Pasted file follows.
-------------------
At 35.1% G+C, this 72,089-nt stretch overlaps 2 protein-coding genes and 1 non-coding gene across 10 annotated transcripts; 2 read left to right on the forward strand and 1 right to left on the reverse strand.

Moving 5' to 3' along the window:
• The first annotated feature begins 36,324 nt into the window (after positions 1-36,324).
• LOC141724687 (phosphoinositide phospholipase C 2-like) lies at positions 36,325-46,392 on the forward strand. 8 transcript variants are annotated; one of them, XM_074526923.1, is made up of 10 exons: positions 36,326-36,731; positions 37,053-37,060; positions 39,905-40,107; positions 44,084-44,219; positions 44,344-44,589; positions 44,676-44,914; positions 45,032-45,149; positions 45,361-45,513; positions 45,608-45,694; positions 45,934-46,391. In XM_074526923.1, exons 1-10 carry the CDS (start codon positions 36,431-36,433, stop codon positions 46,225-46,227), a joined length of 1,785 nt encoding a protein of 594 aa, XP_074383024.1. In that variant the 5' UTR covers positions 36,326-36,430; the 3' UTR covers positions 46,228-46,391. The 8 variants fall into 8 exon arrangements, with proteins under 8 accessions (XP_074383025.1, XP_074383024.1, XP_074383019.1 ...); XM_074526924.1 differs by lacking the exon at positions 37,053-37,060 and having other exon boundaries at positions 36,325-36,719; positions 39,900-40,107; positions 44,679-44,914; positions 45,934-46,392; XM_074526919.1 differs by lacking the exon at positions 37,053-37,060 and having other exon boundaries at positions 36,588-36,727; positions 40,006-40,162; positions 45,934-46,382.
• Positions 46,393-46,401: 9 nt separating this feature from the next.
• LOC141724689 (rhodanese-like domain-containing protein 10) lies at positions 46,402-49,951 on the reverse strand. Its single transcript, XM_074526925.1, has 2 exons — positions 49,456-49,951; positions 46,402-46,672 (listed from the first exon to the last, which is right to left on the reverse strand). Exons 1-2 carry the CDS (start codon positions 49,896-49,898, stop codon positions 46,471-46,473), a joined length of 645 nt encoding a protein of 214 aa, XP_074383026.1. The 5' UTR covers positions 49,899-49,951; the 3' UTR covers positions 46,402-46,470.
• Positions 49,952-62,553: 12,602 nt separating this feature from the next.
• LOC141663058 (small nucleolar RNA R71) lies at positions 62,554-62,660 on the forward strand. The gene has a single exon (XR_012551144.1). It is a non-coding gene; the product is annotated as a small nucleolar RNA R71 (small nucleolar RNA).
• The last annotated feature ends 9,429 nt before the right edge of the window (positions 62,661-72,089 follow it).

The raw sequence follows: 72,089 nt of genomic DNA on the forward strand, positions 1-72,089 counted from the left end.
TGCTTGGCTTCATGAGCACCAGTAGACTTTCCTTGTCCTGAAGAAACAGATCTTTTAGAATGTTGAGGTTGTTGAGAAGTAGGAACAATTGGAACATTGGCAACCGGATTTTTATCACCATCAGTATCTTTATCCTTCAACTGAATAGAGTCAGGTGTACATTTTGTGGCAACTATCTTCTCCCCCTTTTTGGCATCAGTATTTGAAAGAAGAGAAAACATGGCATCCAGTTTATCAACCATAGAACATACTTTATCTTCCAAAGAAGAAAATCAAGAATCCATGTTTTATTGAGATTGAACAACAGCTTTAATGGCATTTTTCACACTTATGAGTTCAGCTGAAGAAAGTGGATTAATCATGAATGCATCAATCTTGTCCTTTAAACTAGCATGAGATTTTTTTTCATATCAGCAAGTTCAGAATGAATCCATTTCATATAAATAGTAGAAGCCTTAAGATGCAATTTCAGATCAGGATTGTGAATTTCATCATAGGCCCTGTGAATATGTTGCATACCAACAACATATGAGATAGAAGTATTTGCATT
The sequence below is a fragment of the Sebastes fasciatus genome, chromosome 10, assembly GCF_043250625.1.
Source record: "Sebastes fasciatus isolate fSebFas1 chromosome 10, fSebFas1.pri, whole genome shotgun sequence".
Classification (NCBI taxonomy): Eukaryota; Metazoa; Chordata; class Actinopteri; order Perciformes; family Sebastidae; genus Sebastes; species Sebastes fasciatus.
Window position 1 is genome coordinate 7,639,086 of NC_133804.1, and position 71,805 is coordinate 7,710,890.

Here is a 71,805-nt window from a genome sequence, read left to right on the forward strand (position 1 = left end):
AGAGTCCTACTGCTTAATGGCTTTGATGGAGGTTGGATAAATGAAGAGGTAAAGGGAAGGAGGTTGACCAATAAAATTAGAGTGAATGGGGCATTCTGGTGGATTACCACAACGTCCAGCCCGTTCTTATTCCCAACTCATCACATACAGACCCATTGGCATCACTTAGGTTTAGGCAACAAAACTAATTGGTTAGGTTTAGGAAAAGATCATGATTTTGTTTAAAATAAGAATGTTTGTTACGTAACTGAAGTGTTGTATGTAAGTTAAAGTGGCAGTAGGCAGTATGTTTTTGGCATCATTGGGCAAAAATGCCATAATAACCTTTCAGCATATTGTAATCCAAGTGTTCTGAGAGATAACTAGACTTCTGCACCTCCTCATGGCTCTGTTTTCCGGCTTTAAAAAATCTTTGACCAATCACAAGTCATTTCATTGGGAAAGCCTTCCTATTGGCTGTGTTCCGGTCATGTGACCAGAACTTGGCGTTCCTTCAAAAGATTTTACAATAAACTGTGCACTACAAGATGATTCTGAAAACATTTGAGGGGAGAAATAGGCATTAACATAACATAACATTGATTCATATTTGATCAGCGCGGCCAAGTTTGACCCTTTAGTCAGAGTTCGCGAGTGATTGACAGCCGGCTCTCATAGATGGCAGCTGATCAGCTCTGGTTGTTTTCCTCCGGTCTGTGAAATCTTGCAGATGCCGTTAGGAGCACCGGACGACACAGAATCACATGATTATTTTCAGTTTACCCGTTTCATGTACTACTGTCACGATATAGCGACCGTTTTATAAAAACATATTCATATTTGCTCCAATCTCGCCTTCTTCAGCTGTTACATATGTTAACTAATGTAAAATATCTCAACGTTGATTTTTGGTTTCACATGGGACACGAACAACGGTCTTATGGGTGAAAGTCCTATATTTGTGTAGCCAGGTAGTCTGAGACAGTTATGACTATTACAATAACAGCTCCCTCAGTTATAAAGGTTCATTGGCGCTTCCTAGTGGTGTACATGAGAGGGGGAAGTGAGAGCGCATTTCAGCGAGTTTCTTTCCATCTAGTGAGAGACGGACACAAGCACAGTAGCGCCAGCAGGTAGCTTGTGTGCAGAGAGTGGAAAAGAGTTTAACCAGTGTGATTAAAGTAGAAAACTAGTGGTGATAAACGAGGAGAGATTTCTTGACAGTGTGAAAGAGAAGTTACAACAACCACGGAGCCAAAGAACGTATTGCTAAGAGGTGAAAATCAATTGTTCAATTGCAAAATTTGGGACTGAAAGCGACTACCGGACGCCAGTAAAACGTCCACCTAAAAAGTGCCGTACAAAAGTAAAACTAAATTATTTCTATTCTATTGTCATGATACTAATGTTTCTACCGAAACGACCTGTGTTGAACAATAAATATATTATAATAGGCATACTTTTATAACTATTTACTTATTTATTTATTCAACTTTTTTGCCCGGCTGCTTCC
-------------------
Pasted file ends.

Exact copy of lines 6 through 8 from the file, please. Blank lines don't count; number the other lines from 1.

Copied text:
• LOC141724689 (rhodanese-like domain-containing protein 10) lies at positions 46,402-49,951 on the reverse strand. Its single transcript, XM_074526925.1, has 2 exons — positions 49,456-49,951; positions 46,402-46,672 (listed from the first exon to the last, which is right to left on the reverse strand). Exons 1-2 carry the CDS (start codon positions 49,896-49,898, stop codon positions 46,471-46,473), a joined length of 645 nt encoding a protein of 214 aa, XP_074383026.1. The 5' UTR covers positions 49,899-49,951; the 3' UTR covers positions 46,402-46,470.
• Positions 49,952-62,553: 12,602 nt separating this feature from the next.
• LOC141663058 (small nucleolar RNA R71) lies at positions 62,554-62,660 on the forward strand. The gene has a single exon (XR_012551144.1). It is a non-coding gene; the product is annotated as a small nucleolar RNA R71 (small nucleolar RNA).